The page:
Some ramblings of a writer/genealogist/former snowbird who's in love with the American West (past and present). Exploring the past via my own families is my pastime and passion.
By Myra Vanderpool Gormley℠
Certified Genealogist by the Board for Certification of Genealogists, 1987-2012, retired 2012.
08 February 2014
52 Ancestors #6: Mary Vanderpool Hayes Pennington
52 ancestors #6: Mary Vanderpool Hayes
No Story Too Small — 52
Ancestors in 52 Weeks Challenge
I come from a long line of colorful
characters with some interesting occupations. On mom’s side there were politicians,
musicians, spies, preachers, moonshiners, shoemakers, carpenters, and an
occasional doctor and farmer. On dad’s side, mostly they were engineers,
millwrights, mechanics, architects, lawyers, marshals, sheriffs, blacksmiths, and
artists. Then there is a bigamist with no known occupation and some adventurous
explorers and miners in the Far West and Alaska who were dubbed with the less
than politically polite term of “squaw men.”
One thing that makes genealogical
research so entertaining is you never know who you are going to find or what
you are going to uncover when you discover a new (to you) database to explore. So
it was when I checked out the U.S. Patent and Trademark Office Patents,
1790-1909, that is available online via subscription at Ancestry.com.
The earliest patent I found for a Vanderpool
family member is one for Medders Vanderpool, of Polk County, Oregon, in October
of 1868 for a “new and useful machine for thrashing grain without cutting or
heading the grain previously.”
In March 1870, a patent was issued to
James Vanderpool, of Hackensack, Bergen County, New Jersey, for a “new mode of
oiling axles or arms of vehicles.”
There were several for Albion Alexander
Vanderpool (1847-1932) , of Newark, Essex County, New Jersey, including one for
a “type-writing machine” in 1905. His occupation, given in various U.S. censuses,
was draftsman of machinery, electrician, and toolmaker, so I was not surprised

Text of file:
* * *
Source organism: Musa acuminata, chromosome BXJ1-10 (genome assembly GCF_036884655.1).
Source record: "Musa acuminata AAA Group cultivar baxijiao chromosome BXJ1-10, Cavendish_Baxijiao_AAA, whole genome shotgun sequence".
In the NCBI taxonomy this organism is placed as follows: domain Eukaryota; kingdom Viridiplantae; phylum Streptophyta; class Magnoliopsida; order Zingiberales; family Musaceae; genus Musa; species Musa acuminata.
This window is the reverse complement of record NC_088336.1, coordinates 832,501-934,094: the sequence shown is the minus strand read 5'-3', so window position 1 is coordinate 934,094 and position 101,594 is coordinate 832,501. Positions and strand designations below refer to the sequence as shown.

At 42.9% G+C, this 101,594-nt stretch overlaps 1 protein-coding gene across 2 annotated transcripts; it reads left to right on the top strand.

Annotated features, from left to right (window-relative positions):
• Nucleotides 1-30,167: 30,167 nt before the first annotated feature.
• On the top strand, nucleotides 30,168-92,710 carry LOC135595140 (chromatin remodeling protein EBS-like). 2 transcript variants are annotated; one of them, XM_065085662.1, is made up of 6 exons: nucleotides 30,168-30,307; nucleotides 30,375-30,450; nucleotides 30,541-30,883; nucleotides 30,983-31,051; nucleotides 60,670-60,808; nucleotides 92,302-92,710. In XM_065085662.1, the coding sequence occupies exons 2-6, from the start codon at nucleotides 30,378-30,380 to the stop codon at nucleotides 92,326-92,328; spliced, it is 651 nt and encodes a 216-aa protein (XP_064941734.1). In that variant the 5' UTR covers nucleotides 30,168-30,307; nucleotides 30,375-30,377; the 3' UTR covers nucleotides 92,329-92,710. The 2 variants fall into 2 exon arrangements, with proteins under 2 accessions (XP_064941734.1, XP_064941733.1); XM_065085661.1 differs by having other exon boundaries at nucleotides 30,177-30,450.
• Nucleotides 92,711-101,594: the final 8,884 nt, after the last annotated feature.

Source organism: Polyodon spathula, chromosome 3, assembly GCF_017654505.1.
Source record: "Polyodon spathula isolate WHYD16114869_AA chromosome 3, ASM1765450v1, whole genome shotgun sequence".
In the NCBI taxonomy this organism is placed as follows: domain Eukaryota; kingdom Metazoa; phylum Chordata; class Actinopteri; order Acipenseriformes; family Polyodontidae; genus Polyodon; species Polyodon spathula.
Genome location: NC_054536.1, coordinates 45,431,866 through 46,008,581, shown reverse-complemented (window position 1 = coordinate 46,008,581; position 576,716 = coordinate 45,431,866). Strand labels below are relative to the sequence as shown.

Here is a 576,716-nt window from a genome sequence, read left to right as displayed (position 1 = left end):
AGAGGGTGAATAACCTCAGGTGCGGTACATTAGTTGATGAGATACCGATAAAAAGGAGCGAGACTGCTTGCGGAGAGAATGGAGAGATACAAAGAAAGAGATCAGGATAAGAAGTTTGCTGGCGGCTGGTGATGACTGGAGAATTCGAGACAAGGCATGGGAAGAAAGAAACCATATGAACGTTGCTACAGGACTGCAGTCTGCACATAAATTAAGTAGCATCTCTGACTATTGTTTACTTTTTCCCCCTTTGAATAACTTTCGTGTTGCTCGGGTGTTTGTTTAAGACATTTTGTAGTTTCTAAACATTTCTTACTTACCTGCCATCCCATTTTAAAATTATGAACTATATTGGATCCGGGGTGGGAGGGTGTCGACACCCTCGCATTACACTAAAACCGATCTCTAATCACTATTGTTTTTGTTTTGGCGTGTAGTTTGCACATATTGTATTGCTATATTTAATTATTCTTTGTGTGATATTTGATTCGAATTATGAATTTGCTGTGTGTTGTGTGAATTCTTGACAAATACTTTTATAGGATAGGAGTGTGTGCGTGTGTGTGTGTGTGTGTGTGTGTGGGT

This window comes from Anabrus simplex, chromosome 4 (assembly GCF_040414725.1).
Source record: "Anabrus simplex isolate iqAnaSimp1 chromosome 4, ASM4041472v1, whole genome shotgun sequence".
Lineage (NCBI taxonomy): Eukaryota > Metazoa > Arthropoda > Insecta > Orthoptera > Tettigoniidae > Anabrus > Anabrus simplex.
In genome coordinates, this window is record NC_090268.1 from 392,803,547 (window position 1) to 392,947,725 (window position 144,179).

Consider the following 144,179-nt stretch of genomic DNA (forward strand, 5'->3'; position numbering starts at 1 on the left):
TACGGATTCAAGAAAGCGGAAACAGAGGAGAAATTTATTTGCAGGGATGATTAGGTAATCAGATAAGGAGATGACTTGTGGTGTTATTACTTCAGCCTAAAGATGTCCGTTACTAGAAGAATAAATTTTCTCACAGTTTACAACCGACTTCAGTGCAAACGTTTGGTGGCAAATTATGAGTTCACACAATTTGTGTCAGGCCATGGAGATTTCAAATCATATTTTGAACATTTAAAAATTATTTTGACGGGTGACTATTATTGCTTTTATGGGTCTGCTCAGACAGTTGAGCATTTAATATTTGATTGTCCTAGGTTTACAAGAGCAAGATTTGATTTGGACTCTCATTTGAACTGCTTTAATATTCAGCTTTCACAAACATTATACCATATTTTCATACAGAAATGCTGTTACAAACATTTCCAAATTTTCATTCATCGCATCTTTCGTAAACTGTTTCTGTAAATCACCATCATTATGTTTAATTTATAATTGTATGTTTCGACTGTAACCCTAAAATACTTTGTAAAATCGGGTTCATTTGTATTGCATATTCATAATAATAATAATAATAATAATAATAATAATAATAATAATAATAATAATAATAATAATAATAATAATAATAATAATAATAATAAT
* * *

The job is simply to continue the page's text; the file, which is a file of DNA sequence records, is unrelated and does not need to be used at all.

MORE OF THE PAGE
at him being an inventor. What was unexpected was finding Mary Vanderpool
Hayes, also of Newark, Essex County, New Jersey, listed for two patents — for an
evaporator for hot-air registers and a finger-ring guard.
Although Mary and Albion were both from
Newark, they were a generation apart and were third cousins once removed (3C1R)
and they are my 5C3R and 4C4R, respectively. But cousins are cousins, and I was
curious to learn more about our family’s female inventor, recorded as Mary
Vanderpool Hayes. Turns out she is Mary Isabelle Vanderpool, who was born in
1870, married first Judge Howard Worley Hayes in 1899 in an elaborate ceremony
at her parents’ home. Judge
Hayes died just four years later in 1903 and Mary Isabelle then married a widower,
Louis Pennington, on 19 April 1905. Ironically, Pennington was best man to her
first husband at their wedding. Her
two patents were obtained 8 September 1903 and 21 February 1905.
Mary Isabelle and her second husband, Louis
Pennington, left the United States 31 August 1905 and went to Naples, Italy. In
December, he went to the consulate at Rome and filled out an emergency passport
application for himself and his wife for the purpose of travelling in the
Orient, saying they intended to return to the U.S. within a year. Evidently
they did as they are found in Newark, New Jersey in 1910 and in Washington, DC
in 1920. A search for them in the 1930 census has not been successful. However,
Mary is enumerated as a widow in the 1940 census, living in Summit City, Union
County, New Jersey with two maids and a cook.
Apparently she did not have any children. Additional research needs to be
conducted to learn what happened to her, when she died and where she is buried
— and learn if she had any additional patents or other talents.
Mary Isabelle Vanderpool was the
daughter of Eugene Vanderpool (1844-1903) and Eleanor Banker “Ellen” Tiffany
Ellen was the daughter of Samuel Slater Tiffany and Isabelle Eliza Mead, who was daughter of Rev. Dr. William Cooper
Mead. She was the granddaughter of Bela Tiffany, founder of B. Tiffany & Co., in
New York, and Deborah Turner. 
 Vanderpoel, George Burritt. Genealogy of
the Vanderpoel Family with Items of Personal, Political and Social Interest.
New York City, New York: Charles Francis Press, 1912. pp. 627-631.
 Ibid. And Citing the Newark Daily Advertiser, April 20, 1899. “MISS VANDERPOOL IS NOW
MRS. HAYES BRILLIANT WEDDING LAST NIGHT IN THE WASHINGTON PLACE
RESIDENCE—BEAUTIFUL GOWNS AND ELEGANT DECORATIONS—LARGE RECEPTION AFTER—MANY
PERSONS WELL KNOWN IN NEWARK SOCIETY ATTEND—OTHER WEDDINGS OF YESTERDAY.”
 Ancestry.com. U.S.
Passport Applications, 1795-1925 [database on-line], Provo, UT, USA:
Ancestry.com Operations, Inc. 2007. Accessed 22 January 2014. (Source: National
Archives and Records Administration (NARA); Washington D.C.; Emergency Passport
Applications (Issued Abroad) 1877-1907; Collection Number: ARC Identifier
1187503 / MLR Number A1 515; NARA Series: M1834, Roll #: 52; Volume #: 101.)
U.S. census, Summit County, New Jersey, population schedule( index and images, FamilySearch
(https://familysearch.org/pal:/MM9.1.1/K4YD-PW1, accessed 25 Jan
2014), Mary Vanderpool Pennington, Ward 2, Summit, Summit City, Union, New
Jersey, United States; citing enumeration district 20-156, sheet 6B, family
117, NARA digital publication of T627, roll 2389, p. 2305 (stamped).
 Tiffany, Nelson Otis (for and in the
interest of Charles Lewis Tiffany of New York City). The Tiffanys of
America. History and Genealogy. Buffalo, New York: Author, 1901. Print, p.